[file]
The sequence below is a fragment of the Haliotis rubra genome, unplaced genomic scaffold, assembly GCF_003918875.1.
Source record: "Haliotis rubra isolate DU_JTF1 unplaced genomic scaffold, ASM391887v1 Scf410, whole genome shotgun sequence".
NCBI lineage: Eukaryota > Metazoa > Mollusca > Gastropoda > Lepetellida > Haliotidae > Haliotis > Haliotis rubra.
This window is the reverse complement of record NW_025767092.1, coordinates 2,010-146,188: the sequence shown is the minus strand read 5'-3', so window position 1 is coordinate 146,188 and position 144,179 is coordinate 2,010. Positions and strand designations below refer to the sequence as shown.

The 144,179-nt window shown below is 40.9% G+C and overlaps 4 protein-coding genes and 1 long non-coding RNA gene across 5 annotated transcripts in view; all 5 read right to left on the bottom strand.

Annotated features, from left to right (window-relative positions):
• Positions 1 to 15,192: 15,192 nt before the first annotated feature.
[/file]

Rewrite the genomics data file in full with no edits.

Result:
The sequence below is a fragment of the Haliotis rubra genome, unplaced genomic scaffold, assembly GCF_003918875.1.
Source record: "Haliotis rubra isolate DU_JTF1 unplaced genomic scaffold, ASM391887v1 Scf410, whole genome shotgun sequence".
NCBI lineage: Eukaryota > Metazoa > Mollusca > Gastropoda > Lepetellida > Haliotidae > Haliotis > Haliotis rubra.
This window is the reverse complement of record NW_025767092.1, coordinates 2,010-146,188: the sequence shown is the minus strand read 5'-3', so window position 1 is coordinate 146,188 and position 144,179 is coordinate 2,010. Positions and strand designations below refer to the sequence as shown.

The 144,179-nt window shown below is 40.9% G+C and overlaps 4 protein-coding genes and 1 long non-coding RNA gene across 5 annotated transcripts in view; all 5 read right to left on the bottom strand.

Annotated features, from left to right (window-relative positions):
• Positions 1 to 15,192: 15,192 nt before the first annotated feature.